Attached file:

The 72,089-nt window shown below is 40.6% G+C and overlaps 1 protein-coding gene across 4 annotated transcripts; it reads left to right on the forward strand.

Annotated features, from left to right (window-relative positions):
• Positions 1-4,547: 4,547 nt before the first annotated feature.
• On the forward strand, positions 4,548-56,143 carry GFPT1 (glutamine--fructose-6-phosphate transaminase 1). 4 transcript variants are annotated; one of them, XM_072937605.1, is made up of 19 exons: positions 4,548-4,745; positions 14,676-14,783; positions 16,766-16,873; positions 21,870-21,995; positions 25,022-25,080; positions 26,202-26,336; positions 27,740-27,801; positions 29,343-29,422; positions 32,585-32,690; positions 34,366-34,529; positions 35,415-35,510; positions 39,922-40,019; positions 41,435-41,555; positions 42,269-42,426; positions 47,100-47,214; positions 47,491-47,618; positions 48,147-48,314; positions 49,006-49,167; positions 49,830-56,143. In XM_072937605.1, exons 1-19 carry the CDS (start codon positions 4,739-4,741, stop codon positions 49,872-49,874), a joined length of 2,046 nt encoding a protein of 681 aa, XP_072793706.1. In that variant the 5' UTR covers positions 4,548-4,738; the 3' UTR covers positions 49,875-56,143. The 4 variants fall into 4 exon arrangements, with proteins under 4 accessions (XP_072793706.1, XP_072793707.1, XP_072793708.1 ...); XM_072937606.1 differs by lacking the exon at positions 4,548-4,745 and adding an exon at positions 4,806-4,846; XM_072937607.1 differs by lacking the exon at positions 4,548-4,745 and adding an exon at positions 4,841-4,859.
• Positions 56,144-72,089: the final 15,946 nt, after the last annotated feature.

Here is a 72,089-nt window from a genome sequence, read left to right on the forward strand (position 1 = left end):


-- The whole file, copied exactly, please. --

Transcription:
The 72,089-nt window shown below is 40.6% G+C and overlaps 1 protein-coding gene across 4 annotated transcripts; it reads left to right on the forward strand.

Annotated features, from left to right (window-relative positions):
• Positions 1-4,547: 4,547 nt before the first annotated feature.
• On the forward strand, positions 4,548-56,143 carry GFPT1 (glutamine--fructose-6-phosphate transaminase 1). 4 transcript variants are annotated; one of them, XM_072937605.1, is made up of 19 exons: positions 4,548-4,745; positions 14,676-14,783; positions 16,766-16,873; positions 21,870-21,995; positions 25,022-25,080; positions 26,202-26,336; positions 27,740-27,801; positions 29,343-29,422; positions 32,585-32,690; positions 34,366-34,529; positions 35,415-35,510; positions 39,922-40,019; positions 41,435-41,555; positions 42,269-42,426; positions 47,100-47,214; positions 47,491-47,618; positions 48,147-48,314; positions 49,006-49,167; positions 49,830-56,143. In XM_072937605.1, exons 1-19 carry the CDS (start codon positions 4,739-4,741, stop codon positions 49,872-49,874), a joined length of 2,046 nt encoding a protein of 681 aa, XP_072793706.1. In that variant the 5' UTR covers positions 4,548-4,738; the 3' UTR covers positions 49,875-56,143. The 4 variants fall into 4 exon arrangements, with proteins under 4 accessions (XP_072793706.1, XP_072793707.1, XP_072793708.1 ...); XM_072937606.1 differs by lacking the exon at positions 4,548-4,745 and adding an exon at positions 4,806-4,846; XM_072937607.1 differs by lacking the exon at positions 4,548-4,745 and adding an exon at positions 4,841-4,859.
• Positions 56,144-72,089: the final 15,946 nt, after the last annotated feature.

Here is a 72,089-nt window from a genome sequence, read left to right on the forward strand (position 1 = left end):